Microsoft reveals a Chinese gaming website, IGSKY, has been hacking Xbox accounts and selling the proceeds on the open market since 2015. Microsoft has filed a complaint against the company in a federal court on Friday.
The gaming company offer players the opportunity to buy cheap in-game credits and rare items for various games like FIFA, Grand Theft Auto 5, Pokémon Go, Madden NFL games, Forza Hoizon 3 and Final Fantasy 14. Many of those credits were coming from someone else’s wallet. Nearly $2 million in purchases through hacked accounts and their associated credit cards, using purchases as a way to launder the resulting cash.
Hacking Xbox Accounts
A Microsoft officer said, Microsoft is committed to providing customers with safe and secure online experiences. We filed these lawsuits to protect our Xbox customers from the illegal trafficking of stolen property.
Senior investigator Jeremy Beckley, said, From December 2016, Microsoft fraud investigators looking at the site, and purchased over 11,000 FIFA points for $60. After the purchase, the Xbox Live team received notice that the login information for an eight-year-old account had been changed. That account went on to purchase the 11,000 FIFA points for $127.54.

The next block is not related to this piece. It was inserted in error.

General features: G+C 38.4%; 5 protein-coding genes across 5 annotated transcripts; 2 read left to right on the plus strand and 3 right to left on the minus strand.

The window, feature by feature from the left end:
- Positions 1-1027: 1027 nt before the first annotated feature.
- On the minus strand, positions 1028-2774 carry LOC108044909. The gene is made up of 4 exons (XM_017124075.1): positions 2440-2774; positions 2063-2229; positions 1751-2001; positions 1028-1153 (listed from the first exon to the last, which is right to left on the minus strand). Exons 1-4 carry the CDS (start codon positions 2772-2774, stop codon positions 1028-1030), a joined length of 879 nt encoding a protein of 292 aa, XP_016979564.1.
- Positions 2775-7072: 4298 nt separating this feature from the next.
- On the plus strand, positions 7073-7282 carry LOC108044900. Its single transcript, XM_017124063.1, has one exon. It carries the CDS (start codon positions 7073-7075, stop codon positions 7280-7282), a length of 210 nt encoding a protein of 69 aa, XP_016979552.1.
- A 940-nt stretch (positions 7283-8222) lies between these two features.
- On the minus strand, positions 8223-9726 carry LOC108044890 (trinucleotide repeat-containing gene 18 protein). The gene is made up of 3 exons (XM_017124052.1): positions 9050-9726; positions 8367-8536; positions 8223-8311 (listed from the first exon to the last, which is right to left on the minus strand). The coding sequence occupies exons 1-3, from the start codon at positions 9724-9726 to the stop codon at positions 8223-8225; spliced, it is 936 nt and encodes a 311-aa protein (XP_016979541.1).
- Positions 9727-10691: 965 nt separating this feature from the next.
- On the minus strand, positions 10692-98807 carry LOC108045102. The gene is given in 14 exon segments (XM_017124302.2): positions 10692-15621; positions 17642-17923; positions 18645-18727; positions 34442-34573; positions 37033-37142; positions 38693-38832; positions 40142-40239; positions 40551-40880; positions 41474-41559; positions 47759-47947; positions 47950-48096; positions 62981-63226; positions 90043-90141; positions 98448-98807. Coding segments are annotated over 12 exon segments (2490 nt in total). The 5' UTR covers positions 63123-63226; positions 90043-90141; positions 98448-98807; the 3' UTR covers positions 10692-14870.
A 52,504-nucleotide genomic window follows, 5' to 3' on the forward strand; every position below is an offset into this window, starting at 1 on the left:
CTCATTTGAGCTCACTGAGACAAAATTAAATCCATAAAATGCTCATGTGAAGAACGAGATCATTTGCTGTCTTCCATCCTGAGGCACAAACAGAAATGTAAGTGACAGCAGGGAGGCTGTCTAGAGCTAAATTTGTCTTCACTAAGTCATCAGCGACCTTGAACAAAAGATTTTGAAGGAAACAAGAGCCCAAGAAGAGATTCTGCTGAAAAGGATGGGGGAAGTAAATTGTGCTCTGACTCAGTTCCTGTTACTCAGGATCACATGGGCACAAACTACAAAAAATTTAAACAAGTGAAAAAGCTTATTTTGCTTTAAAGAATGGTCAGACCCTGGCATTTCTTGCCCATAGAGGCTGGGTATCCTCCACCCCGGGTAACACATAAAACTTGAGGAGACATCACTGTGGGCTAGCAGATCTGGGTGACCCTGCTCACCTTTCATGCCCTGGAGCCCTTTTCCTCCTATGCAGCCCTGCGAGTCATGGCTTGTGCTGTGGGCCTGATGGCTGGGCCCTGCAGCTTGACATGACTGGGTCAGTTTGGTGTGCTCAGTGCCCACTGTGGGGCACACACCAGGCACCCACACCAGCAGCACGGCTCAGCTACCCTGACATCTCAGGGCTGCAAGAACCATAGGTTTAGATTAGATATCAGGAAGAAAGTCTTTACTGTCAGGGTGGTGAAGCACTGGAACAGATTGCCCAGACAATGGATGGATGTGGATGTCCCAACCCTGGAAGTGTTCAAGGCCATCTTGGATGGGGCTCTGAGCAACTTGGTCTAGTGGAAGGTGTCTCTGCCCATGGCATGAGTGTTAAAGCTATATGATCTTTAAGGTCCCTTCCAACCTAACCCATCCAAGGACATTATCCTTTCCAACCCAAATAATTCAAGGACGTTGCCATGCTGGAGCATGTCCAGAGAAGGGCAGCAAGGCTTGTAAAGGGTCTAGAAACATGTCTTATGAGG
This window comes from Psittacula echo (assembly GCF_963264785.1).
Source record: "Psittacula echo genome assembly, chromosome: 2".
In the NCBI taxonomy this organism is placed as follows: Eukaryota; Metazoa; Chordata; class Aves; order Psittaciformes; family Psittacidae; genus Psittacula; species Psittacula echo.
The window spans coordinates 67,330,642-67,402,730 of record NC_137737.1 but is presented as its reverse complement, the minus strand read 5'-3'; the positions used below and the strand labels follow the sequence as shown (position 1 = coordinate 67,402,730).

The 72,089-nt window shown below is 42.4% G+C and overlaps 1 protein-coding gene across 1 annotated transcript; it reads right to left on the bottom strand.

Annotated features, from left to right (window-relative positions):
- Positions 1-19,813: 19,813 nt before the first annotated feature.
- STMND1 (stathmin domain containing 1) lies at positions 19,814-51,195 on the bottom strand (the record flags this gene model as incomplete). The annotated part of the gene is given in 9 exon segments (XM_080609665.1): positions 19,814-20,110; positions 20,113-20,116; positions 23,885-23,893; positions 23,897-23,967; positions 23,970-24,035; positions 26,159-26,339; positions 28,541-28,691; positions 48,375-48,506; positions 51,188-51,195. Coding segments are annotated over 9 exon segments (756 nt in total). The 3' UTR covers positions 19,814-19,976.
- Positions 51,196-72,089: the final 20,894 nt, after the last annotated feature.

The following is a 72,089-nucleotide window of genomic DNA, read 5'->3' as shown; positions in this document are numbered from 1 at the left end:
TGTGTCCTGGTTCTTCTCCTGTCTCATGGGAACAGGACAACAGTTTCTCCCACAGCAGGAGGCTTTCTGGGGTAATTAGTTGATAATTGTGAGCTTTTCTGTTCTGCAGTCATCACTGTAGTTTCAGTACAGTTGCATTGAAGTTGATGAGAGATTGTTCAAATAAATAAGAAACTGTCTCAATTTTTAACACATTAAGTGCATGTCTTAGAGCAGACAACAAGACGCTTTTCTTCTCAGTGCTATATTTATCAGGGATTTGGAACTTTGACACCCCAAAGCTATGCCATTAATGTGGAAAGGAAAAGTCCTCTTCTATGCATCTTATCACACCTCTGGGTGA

The account’s linked email address and password was also changed to include a new email address from the free Chinese email service 163.com. Later, Microsoft customer service received a call from the original owner of the account saying he could not access his account and that unauthorized charges were made to his credit card.
Microsoft submitted that evidence to build its charges of fraud, Computer Fraud and Abuse Act (CFAA) violations, trademark violation, unjust enrichment and dishonest against iGSKY parent company ESTgames and Weiwei Chu, believed to be its operator. The judge on the case granted a temporary restraining order on ESTgames, freezing its domestic assets along with any associated PayPal accounts.